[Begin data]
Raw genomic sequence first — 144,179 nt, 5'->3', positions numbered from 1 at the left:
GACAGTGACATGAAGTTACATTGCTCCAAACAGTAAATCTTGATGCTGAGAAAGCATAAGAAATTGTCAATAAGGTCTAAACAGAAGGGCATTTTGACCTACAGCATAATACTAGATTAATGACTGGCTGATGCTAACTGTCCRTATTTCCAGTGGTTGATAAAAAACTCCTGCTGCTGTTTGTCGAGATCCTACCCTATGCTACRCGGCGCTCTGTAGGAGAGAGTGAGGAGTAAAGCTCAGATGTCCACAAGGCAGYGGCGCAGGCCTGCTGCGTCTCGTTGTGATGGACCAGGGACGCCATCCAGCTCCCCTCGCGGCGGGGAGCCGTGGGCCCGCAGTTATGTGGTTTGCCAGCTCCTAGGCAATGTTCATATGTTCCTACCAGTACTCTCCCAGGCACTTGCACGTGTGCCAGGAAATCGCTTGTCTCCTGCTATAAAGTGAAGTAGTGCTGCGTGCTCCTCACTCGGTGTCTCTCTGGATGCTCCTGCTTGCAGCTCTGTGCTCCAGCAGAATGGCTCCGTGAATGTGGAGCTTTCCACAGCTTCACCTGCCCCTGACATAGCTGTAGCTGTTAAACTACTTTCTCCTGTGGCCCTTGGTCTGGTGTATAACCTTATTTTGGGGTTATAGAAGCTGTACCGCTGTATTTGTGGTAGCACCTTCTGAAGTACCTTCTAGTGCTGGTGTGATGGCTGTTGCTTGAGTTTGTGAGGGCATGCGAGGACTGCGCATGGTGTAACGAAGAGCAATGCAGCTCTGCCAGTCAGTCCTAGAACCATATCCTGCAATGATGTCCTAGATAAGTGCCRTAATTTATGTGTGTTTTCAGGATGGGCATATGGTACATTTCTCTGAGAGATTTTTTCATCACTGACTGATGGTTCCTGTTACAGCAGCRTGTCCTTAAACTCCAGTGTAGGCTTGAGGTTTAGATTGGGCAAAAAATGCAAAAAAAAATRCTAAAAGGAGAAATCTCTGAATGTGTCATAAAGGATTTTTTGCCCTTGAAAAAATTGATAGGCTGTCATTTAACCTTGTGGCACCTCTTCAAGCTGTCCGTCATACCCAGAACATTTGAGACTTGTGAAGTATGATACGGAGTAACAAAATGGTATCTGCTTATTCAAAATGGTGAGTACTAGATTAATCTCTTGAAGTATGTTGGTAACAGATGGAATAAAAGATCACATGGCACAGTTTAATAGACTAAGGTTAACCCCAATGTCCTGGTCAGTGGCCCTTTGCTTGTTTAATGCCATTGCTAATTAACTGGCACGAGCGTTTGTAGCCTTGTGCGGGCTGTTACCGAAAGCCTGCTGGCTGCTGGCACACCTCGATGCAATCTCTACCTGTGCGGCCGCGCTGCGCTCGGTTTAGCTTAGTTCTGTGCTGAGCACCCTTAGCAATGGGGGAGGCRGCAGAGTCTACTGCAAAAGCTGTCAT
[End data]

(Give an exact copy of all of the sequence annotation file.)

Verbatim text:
Raw genomic sequence first — 144,179 nt, 5'->3', positions numbered from 1 at the left:
GACAGTGACATGAAGTTACATTGCTCCAAACAGTAAATCTTGATGCTGAGAAAGCATAAGAAATTGTCAATAAGGTCTAAACAGAAGGGCATTTTGACCTACAGCATAATACTAGATTAATGACTGGCTGATGCTAACTGTCCRTATTTCCAGTGGTTGATAAAAAACTCCTGCTGCTGTTTGTCGAGATCCTACCCTATGCTACRCGGCGCTCTGTAGGAGAGAGTGAGGAGTAAAGCTCAGATGTCCACAAGGCAGYGGCGCAGGCCTGCTGCGTCTCGTTGTGATGGACCAGGGACGCCATCCAGCTCCCCTCGCGGCGGGGAGCCGTGGGCCCGCAGTTATGTGGTTTGCCAGCTCCTAGGCAATGTTCATATGTTCCTACCAGTACTCTCCCAGGCACTTGCACGTGTGCCAGGAAATCGCTTGTCTCCTGCTATAAAGTGAAGTAGTGCTGCGTGCTCCTCACTCGGTGTCTCTCTGGATGCTCCTGCTTGCAGCTCTGTGCTCCAGCAGAATGGCTCCGTGAATGTGGAGCTTTCCACAGCTTCACCTGCCCCTGACATAGCTGTAGCTGTTAAACTACTTTCTCCTGTGGCCCTTGGTCTGGTGTATAACCTTATTTTGGGGTTATAGAAGCTGTACCGCTGTATTTGTGGTAGCACCTTCTGAAGTACCTTCTAGTGCTGGTGTGATGGCTGTTGCTTGAGTTTGTGAGGGCATGCGAGGACTGCGCATGGTGTAACGAAGAGCAATGCAGCTCTGCCAGTCAGTCCTAGAACCATATCCTGCAATGATGTCCTAGATAAGTGCCRTAATTTATGTGTGTTTTCAGGATGGGCATATGGTACATTTCTCTGAGAGATTTTTTCATCACTGACTGATGGTTCCTGTTACAGCAGCRTGTCCTTAAACTCCAGTGTAGGCTTGAGGTTTAGATTGGGCAAAAAATGCAAAAAAAAATRCTAAAAGGAGAAATCTCTGAATGTGTCATAAAGGATTTTTTGCCCTTGAAAAAATTGATAGGCTGTCATTTAACCTTGTGGCACCTCTTCAAGCTGTCCGTCATACCCAGAACATTTGAGACTTGTGAAGTATGATACGGAGTAACAAAATGGTATCTGCTTATTCAAAATGGTGAGTACTAGATTAATCTCTTGAAGTATGTTGGTAACAGATGGAATAAAAGATCACATGGCACAGTTTAATAGACTAAGGTTAACCCCAATGTCCTGGTCAGTGGCCCTTTGCTTGTTTAATGCCATTGCTAATTAACTGGCACGAGCGTTTGTAGCCTTGTGCGGGCTGTTACCGAAAGCCTGCTGGCTGCTGGCACACCTCGATGCAATCTCTACCTGTGCGGCCGCGCTGCGCTCGGTTTAGCTTAGTTCTGTGCTGAGCACCCTTAGCAATGGGGGAGGCRGCAGAGTCTACTGCAAAAGCTGTCAT